Barclays is spearheading a new £10m nationwide drive to increase the public’s awareness of financial fraud risks, and help them to stay safe in the digital age with information, tools and tips.
This major initiative is being launched as latest crime figures show 5.6m fraud and cyber offences in the UK making up half of all recorded crime, and costing the UK £11bn*. Yet, these numbers could be even higher as new Barclays research reveals a quarter of people in the UK (25 percent) have experienced a cyber-fraud or scam in the past three years, 18 per cent of them more than once, suggesting that many cyber-crimes go unreported.
The new national Digital Safety Index survey, released today, also shows that:
Barclays UK CEO is calling for the public, police and businesses across the UK to unite and tackle this growing issue of public concern.
Under the new Digital Safety drive:
Ashok Vaswani, Chief Executive of Barclays UK, said:
“Fraud is often wrongly described as an invisible crime, but the effects are no less damaging to people’s lives. As a society our confidence in using digital technology to shop, pay our bills and connect with others has grown faster than our knowledge of how to do so safely. This has created a ‘digital safety gap’ which is being exploited by criminals. I believe the need to fight fraud has now become a national resilience issue, and we all need to boost our digital safety levels in order to close the gap.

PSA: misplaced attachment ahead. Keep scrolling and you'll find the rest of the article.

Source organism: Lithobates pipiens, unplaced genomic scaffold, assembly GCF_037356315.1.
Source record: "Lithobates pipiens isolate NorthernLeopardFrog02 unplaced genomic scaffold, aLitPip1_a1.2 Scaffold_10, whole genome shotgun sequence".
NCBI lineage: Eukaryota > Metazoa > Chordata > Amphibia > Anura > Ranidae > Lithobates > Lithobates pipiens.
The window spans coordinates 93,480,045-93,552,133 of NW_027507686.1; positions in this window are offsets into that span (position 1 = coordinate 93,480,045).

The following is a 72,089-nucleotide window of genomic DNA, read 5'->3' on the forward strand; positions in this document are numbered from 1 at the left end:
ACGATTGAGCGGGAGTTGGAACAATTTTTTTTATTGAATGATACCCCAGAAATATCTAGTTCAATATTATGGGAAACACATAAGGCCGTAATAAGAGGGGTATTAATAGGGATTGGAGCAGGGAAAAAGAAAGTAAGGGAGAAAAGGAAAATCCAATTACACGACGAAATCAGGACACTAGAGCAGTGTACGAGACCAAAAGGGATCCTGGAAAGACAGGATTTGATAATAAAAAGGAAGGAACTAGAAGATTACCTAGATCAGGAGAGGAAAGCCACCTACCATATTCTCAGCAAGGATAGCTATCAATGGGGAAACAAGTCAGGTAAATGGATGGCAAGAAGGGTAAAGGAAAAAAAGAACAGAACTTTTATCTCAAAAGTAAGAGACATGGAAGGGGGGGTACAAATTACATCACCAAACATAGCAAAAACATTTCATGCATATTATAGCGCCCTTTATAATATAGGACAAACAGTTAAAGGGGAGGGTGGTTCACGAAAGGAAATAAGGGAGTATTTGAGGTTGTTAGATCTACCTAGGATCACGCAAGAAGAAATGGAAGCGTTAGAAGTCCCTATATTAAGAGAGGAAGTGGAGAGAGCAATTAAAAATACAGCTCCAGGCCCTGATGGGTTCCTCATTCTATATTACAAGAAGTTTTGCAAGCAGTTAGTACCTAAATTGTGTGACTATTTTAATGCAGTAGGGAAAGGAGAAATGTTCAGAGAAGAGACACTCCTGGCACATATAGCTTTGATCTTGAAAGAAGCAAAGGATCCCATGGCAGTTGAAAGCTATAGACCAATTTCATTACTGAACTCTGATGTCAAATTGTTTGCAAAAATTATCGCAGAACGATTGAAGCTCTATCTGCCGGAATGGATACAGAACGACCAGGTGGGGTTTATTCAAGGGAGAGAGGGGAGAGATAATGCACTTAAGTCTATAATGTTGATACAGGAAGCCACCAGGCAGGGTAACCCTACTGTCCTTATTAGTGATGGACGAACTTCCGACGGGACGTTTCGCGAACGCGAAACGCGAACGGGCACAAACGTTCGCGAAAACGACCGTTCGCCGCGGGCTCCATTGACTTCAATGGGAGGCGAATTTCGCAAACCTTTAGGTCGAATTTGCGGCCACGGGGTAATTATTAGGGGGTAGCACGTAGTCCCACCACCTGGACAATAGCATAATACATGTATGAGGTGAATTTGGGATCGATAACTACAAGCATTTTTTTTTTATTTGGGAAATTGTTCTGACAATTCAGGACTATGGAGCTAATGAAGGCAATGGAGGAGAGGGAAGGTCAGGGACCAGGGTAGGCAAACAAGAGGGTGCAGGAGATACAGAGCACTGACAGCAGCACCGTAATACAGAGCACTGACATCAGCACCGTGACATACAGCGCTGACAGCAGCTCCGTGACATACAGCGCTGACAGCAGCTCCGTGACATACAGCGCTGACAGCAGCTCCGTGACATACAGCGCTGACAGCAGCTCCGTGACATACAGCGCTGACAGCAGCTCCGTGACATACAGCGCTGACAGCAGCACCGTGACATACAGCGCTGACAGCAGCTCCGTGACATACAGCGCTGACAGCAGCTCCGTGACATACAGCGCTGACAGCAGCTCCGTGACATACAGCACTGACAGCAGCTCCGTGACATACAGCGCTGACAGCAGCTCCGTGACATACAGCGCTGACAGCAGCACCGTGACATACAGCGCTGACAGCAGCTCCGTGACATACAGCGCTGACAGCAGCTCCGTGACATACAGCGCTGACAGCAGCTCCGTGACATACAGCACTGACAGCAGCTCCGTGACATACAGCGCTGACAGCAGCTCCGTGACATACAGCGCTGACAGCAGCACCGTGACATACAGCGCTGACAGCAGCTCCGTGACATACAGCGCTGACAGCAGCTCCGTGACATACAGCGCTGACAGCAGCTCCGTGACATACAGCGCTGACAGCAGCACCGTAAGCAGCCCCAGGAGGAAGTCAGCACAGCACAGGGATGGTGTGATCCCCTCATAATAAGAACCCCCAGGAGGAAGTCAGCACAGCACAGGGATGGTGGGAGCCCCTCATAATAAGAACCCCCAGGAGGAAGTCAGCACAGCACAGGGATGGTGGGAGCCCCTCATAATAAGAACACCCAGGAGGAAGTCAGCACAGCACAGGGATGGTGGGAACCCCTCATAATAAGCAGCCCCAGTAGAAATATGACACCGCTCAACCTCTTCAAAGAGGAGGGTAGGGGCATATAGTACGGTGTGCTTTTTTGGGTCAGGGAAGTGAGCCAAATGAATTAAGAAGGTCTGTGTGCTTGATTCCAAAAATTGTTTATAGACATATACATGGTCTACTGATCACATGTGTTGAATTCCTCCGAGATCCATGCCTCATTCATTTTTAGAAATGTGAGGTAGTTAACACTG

“That is why we are launching this new national campaign on digital safety, and we will do all in our power to arm people with the tools and information they need. But we also need to support and encourage the public to take action to protect themselves, such as changing passwords regularly. They can take the first step by completing our new free online quiz and discover how to boost their defences.
“I want to help make digital safety as commonplace as locking your front door. I want businesses, the police and the public to unite and stand shoulder to shoulder together so that we can block and frustrate the bad guys at every turn.”
Laura Flack, Barclays Head of Digital Safety, said:
“Each one of us probably knows someone who fallen victim to a criminal fraudster. Crooks are using ever more sophisticated tactics to trick people into handing over their bank details, or to pay money to a fraudster when they believe they are simply paying their builder or solicitor.
“It’s alarming that younger people and those in cities are more at risk. We need to super-charge our digital know-how and talk to our friends and relatives to prevent these crimes from happening. Often staying safe isn’t rocket science. A few practical steps and a dose of vigilance can boost your safety immeasurably. Remember if something sounds too good to be true, it probably is.”
Barclays estimates that if people implemented these three top tips we could help to cut levels of fraud by up to 75 percent
1. Never give out your full Online Banking PIN, Passcode or Password to anyone, even a caller claiming to be from the police or your bank.
2. Do not click on any link or open an attachment on any e-mail you receive which is unsolicited.
3. Avoid letting someone you do not know have access to your computer, especially remotely.